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the Midwife: Chocolate and Pregnancy
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Chocolate & Pregnancy
Ingrid Andersson, CNM
Why an “Ask the Midwife” column in the Reader?
Because the food choices we make go right to the source of human
health. Everything women take into their bodies goes into forming the
first ecosystem for human life. As embryologist Sandra Steingraber puts
it, the fetus sits at the top of the food chain. As a midwife, I help
protect the ecology of the first human ecosystem, for the sake of women,
their babies, and our collective quality of life.
Defining True Health
But this column might also be called “The Midwife Asks.” I
am not an expert with answers in nutrition, biochemistry, embryology,
or neonatology. I am a Certified Nurse Midwife with a culturally diverse
private practice and personal background that has taught me to question
health care norms and assumptions. Despite local, state, and national
policies of health care, I believe there is no one true definition of
health. It is neither fair nor effective to leave the responsibility for
our health to experts, be they obstetricians or the FDA. Together we can
ask questions, share research, and tell stories toward defining true health
and well-being for ourselves and our communities.
I recently heard a radio program about the good health effects of chocolate.
What about in pregnancy? If I follow my cravings and keep eating chocolate,
how much is too much?
Answer: I had better admit up front that I am
a chocolate lover, so if you detect a bias in my response, you detected
right. Recent research on chocolate has been kind to us chocolate lovers,
even to pregnant chocolate lovers.
In April of this year, New Scientist published a report from the University
of Helsinki, Finland, showing an association between chocolate-eating
mothers and happier babies. Over 300 pregnant women were asked to rate
their stress levels and chocolate consumption. Six months after birth,
the mothers were asked to rate their infants’ behavior in various
categories, including fear, soothability, smiling, and laughter. The babies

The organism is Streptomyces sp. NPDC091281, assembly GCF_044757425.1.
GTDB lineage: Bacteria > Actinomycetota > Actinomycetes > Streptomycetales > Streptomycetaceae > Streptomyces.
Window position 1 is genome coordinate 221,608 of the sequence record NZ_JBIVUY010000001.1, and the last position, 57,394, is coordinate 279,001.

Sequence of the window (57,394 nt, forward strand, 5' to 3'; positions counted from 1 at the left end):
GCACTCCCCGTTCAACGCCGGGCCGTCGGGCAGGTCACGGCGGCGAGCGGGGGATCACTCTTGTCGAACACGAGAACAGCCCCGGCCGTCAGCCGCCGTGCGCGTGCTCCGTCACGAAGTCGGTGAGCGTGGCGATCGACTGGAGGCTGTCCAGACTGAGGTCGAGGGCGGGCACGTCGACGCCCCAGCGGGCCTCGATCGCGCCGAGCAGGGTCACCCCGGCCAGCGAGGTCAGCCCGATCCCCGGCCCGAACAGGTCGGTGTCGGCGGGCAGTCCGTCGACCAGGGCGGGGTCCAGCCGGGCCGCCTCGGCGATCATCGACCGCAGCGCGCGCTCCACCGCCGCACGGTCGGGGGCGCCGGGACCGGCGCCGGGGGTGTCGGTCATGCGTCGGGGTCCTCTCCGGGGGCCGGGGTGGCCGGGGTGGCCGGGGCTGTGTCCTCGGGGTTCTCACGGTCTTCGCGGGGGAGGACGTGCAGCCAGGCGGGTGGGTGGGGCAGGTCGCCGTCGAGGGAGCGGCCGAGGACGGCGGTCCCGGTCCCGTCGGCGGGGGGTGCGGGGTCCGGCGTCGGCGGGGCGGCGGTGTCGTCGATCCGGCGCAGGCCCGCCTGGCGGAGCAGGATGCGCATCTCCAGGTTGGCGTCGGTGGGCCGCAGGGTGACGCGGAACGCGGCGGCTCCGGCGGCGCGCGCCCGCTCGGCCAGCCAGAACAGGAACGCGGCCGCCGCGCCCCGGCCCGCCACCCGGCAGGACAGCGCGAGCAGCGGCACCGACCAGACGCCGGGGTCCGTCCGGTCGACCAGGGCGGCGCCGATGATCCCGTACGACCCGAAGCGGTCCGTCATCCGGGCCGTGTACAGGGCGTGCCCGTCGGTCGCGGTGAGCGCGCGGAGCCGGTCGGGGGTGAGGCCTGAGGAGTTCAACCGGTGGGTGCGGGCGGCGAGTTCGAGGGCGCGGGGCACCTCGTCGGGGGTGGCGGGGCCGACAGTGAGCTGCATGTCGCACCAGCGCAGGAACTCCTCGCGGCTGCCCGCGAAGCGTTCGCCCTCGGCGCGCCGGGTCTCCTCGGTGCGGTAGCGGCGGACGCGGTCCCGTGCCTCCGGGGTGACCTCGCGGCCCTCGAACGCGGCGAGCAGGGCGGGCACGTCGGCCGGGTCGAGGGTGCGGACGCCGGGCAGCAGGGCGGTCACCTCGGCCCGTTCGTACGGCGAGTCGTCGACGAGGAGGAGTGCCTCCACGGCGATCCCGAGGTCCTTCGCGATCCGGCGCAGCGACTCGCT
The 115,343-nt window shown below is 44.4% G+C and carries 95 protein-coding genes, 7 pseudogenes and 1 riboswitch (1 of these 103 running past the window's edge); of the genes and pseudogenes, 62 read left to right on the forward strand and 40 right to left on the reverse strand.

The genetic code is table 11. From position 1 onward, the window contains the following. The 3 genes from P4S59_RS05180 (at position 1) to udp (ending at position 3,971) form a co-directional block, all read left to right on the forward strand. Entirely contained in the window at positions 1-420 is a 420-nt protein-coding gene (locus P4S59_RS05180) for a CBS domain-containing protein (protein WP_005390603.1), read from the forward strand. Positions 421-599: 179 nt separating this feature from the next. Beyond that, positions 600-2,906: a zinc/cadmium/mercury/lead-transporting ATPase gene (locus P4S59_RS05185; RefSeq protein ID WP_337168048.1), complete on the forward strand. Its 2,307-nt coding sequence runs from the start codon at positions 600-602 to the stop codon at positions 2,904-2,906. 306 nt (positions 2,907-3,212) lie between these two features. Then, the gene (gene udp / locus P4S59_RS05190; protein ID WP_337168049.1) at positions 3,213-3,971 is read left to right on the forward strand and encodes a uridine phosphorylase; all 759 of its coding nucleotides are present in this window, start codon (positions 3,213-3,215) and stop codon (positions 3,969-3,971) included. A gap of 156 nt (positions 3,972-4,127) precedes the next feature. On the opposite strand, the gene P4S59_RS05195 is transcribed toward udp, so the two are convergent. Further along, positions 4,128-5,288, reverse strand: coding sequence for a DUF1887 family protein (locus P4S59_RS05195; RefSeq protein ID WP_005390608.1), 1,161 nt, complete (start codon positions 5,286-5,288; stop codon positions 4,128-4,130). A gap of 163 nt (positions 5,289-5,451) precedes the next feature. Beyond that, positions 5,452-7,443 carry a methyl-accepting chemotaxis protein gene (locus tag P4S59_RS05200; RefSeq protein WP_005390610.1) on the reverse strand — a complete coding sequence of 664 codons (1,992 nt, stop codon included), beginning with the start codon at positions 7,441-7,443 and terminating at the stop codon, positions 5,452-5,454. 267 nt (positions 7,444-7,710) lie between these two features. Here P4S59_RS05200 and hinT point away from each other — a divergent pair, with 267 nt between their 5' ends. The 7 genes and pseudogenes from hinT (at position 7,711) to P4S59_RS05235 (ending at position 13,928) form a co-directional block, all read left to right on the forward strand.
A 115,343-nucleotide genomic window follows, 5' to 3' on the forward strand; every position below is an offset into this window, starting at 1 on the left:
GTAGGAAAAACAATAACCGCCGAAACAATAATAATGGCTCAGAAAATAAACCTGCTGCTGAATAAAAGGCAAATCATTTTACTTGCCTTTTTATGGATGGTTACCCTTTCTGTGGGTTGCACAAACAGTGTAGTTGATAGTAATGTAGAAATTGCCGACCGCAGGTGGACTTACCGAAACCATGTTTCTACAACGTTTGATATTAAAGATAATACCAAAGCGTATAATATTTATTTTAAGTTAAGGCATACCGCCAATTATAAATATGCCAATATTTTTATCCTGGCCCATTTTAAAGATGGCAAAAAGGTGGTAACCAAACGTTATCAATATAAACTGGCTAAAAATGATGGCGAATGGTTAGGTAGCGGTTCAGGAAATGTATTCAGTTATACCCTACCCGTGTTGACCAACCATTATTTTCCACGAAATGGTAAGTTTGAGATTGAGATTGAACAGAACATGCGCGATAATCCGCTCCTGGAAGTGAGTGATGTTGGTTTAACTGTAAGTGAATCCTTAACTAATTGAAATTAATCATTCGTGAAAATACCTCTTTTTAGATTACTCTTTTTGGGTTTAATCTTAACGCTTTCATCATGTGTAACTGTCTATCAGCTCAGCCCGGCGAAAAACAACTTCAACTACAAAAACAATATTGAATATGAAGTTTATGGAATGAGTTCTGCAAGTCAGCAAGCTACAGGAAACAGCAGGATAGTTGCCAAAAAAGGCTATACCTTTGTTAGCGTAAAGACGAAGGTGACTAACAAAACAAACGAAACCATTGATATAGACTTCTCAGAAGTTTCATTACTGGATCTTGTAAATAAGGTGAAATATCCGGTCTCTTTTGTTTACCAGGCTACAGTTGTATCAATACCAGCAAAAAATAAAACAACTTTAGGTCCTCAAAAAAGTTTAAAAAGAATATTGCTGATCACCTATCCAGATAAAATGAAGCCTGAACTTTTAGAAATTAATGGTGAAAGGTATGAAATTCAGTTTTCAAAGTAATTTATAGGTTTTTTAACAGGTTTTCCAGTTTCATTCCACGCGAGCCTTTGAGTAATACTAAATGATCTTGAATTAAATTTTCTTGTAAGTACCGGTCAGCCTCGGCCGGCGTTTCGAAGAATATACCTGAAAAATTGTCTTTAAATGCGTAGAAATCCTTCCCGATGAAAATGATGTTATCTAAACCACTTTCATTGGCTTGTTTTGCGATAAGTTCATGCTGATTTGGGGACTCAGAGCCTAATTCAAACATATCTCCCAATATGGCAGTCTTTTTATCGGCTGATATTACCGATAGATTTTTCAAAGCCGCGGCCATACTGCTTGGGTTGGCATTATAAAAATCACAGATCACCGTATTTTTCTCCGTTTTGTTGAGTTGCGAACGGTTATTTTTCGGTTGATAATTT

born to women who ate chocolate daily were more “positively reactive,”
a measure that encompassed smiling and laughter. The babies of stressed
women who ate chocolate regularly showed less fear in various situations
than babies of stressed mothers who did not consume chocolate.
Of course, the researchers admit they cannot rule out the possibility
that chocolate consumption and baby behavior may be both linked with some
other factor. However, chocolate contains over 300 known chemicals, several
of which have been shown to promote health and a feeling of well-being.
For some of us, just thinking about chocolate makes us feel good!
Caffeine and Other Stimulants
While caffeine is present in small amounts in chocolate, the weak stimulant
theobromine is present in slightly higher amounts, as well as phenylethylamine,
a stimulant related to amphetamines. All of these chemicals increase the
activity of neurotransmitters in parts of the brain that control our ability
to pay attention and stay alert and may explain the immediate “lift”
that chocolate eaters experience.
Researchers at the Neurosciences Institute in San Diego assert that a
naturally occurring neurotransmitter, anandamide, which promotes relaxation,
is also found in chocolate. Moreover, other chemicals in chocolate may
inhibit the natural breakdown of anandamide, causing the relaxed feeling
to last longer.
Is it True?
So can something bordering on the addictive and tasting so delicious really
be good for pregnant women and babies?
In a study about nutrition and pregnancy, Dr. Michel Odent found that
among 500 pregnant women, chocolate was the most commonly-craved food.
This finding agreed with his anecdotal findings during decades of work